This post is the first in a series we’ll be running over the coming weeks on “shareable databases.”
I have written about QuickBase on this blog before (most recently see – QuickBase’s New Developer Program: Going the Next Step to Support Its Developers and Their Mutual Clients) and as you know they are the sponsor of The AppGap. QuickBase is an Enterprise 2.0 shareable database that lets you select ready-made online workgroup applications or templates designed to solve common business problems, customize them to suit individual processes, and share within a team or an enterprise. I recently had a chance to talk with Peter Fearey and Liz McCann, who wanted to update me on QuickBase since we last spoke, about some of their latest initiatives, as well as their progress over 2008. Peter began with some of Intuit’s moves across the product line.
Brad Smith CEO at Intuit, has set a focus on “connected services.” There is both an increase in cloud offerings to enhance connectivity and an increased connectivity between desktop applications and web services. In addition, Intuit is promoting ways for customers to be connected with each other as well as the many experts within the broader Intuit community. This provides greater access to professional services for Intuit users by Intuit users.
Within QuickBase they are building on this broader theme by reaching out to users of siloed desktop databases and spreadsheets to bring them into the increased connectivity that the QuickBase SaaS platform provides. Last year they did a user survey that indicated their happiest and most supportive users were ones who migrated from desktop databases and spreadsheets to QuickBase. Liz mentioned one non-profit that kept track of their events on a desktop database hosted on a single laptop. This laptop was hand carried to events. When there were two or more events on the same night the extra sessions were covered through pen and paper. Then the notes were added to the laptop later. The multi-channel access that a hosted solution, such as QuickBase, offers eliminated this bottleneck.
Here is a more extensive example reported earlier on this blog, Out of this Galaxy – Delivering Premium Customer Service Has Never Been So Easy. For the first two years, they used Excel to manage their customer information. It didn’t scale and Luke nearly lost his mind trying to keep track of it all. Since January 2008 they have been using QuickBase for their customer service management needs – tracking customer status, their inventory status and location, what product they carry, as well as other associated activities like in-store demo schedules and staffing. Recently Galaxy has moved their Purchase Order management to the QuickBase platform. They also have a solution that can scale to their rapid growth projections.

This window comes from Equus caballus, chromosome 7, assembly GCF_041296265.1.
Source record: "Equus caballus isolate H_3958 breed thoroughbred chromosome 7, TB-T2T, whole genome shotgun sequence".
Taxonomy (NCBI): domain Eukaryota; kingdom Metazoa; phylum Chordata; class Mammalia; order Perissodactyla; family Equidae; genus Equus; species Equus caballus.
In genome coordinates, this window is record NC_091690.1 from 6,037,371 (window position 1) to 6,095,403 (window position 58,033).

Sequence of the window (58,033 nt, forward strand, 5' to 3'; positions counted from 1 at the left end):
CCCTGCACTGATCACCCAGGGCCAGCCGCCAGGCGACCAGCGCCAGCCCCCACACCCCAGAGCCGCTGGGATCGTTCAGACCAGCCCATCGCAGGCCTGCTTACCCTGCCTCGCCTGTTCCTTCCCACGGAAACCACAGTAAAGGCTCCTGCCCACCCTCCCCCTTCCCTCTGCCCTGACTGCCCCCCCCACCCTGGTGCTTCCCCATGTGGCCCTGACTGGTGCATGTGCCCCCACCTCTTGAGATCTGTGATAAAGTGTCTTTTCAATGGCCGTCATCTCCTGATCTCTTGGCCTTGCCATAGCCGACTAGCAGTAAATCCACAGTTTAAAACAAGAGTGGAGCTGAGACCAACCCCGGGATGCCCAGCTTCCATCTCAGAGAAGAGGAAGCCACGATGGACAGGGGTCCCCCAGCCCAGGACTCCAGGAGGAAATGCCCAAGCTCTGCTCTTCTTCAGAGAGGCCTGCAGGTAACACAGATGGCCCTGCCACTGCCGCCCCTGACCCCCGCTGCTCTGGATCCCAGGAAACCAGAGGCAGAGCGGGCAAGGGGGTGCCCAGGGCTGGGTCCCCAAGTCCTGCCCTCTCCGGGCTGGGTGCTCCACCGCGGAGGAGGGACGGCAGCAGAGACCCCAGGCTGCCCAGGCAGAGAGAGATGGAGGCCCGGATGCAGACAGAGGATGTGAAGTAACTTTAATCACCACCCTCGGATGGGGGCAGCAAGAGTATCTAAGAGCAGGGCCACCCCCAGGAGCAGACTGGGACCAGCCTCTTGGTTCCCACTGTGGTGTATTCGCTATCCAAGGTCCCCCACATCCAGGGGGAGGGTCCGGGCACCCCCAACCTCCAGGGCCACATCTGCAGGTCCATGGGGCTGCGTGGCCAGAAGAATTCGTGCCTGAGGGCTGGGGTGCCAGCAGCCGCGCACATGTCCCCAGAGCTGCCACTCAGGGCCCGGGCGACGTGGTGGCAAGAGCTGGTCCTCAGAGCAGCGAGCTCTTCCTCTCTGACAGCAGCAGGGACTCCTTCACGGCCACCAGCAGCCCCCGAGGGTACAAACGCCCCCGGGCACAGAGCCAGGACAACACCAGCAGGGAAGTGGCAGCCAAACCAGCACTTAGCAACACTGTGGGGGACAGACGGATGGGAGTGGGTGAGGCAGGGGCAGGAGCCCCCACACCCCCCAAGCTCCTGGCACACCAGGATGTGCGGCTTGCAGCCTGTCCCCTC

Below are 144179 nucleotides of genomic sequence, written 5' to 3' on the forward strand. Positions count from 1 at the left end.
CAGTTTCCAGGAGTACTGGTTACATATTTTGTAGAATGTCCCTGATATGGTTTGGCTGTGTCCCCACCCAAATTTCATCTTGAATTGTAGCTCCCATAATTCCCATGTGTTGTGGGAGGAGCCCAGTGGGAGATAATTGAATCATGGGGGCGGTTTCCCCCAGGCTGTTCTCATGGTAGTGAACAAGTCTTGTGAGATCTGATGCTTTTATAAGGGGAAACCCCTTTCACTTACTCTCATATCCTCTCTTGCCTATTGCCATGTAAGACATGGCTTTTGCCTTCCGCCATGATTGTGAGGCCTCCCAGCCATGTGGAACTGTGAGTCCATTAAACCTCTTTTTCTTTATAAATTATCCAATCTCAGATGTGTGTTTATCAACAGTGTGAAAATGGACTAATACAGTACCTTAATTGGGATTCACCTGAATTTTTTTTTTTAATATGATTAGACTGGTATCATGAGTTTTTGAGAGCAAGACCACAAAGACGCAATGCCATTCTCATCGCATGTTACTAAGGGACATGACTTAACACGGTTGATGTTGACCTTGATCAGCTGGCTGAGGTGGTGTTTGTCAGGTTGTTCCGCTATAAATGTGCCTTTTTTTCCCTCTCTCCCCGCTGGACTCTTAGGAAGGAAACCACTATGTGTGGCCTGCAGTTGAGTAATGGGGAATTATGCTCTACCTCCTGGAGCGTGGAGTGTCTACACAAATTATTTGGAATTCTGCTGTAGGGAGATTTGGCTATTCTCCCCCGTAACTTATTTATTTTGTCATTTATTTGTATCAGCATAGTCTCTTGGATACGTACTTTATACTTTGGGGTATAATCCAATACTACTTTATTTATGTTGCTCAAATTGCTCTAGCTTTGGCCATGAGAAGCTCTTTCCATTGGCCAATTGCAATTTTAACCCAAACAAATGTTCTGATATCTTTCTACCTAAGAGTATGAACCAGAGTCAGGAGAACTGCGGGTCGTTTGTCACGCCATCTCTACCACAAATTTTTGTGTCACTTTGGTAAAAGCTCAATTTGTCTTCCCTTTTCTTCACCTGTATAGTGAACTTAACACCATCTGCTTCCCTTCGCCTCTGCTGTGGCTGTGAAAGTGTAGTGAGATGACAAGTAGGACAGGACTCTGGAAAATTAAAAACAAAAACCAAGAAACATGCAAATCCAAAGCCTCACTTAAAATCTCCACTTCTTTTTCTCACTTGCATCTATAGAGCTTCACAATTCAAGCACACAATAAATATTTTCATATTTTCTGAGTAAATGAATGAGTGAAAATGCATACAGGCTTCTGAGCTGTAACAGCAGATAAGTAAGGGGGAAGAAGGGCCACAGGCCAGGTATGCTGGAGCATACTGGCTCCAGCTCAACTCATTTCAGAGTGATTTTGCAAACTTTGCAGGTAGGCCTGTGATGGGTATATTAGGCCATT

Encouraged by the survey results, QuickBase has gone after more desktop database users to bring them into Enterprise 2.0. They focused their product to meet both the needs of individual users, project teams, IT, and senior management. Most enterprises have thousands of critical databases siloed on individual computers, out of sight from IT and senior management, and difficult for team members to share efficiently. With QuickBase now everyone who needs to have access can see what is happening in thousands of operations critical to the business. With this enterprise strategy, QuickBase has seen significant growth both in the number and size of accounts. Like Galaxy Granola, and the famous potato chip commercial, once you try it, you cannot resist more. One client has 50,000 users. Here is a view of a workgroup administration screen. You can see that multiple databases can be managed through one interface.
You can also easily manage users as shown below.
…and manage groups through a consistent interface.
The press has been receptive. PC Magazine named them as an Editors’ Choice. The review said that “QuickBase puts your company’s database applications online, so that anyone in your organization can get customized, secure Web access to anything from inventory to contact lists to product management.” This choice selection was literally the case as the editor says that the PC Magazine editors use QuickBase to keep track of previews, reviews, and other features.
I think QuickBase is an excellent example of how Enterprise 2.0 can open up the organization. The market has looked favorably on this group of applications. Like many others in this niche I have interviewed for AppGap, QuickBase has seen significant growth despite a down market. Companies are seeing this class of applications as a way to both cut costs and increase productivity.
As we have discussed, SaaS is an important component of this move to Enterprise 2.0 and IDC recently issued the report, Software as a Service Market Will Expand Rather than Contract Despite the Economic Crisis. They projected that by the end of 2009, 76% of U.S. organizations will use at least one SaaS-delivered application for business use. SaaS applications are also getting an increasing percentage of IT budgets. With experiences like those reported by QuickBase, I can see why this is happening.
Stay tuned for more coverage of “shareable database” apps in the next month or two and feel free to write to us if your company’s offering should be included in this survey.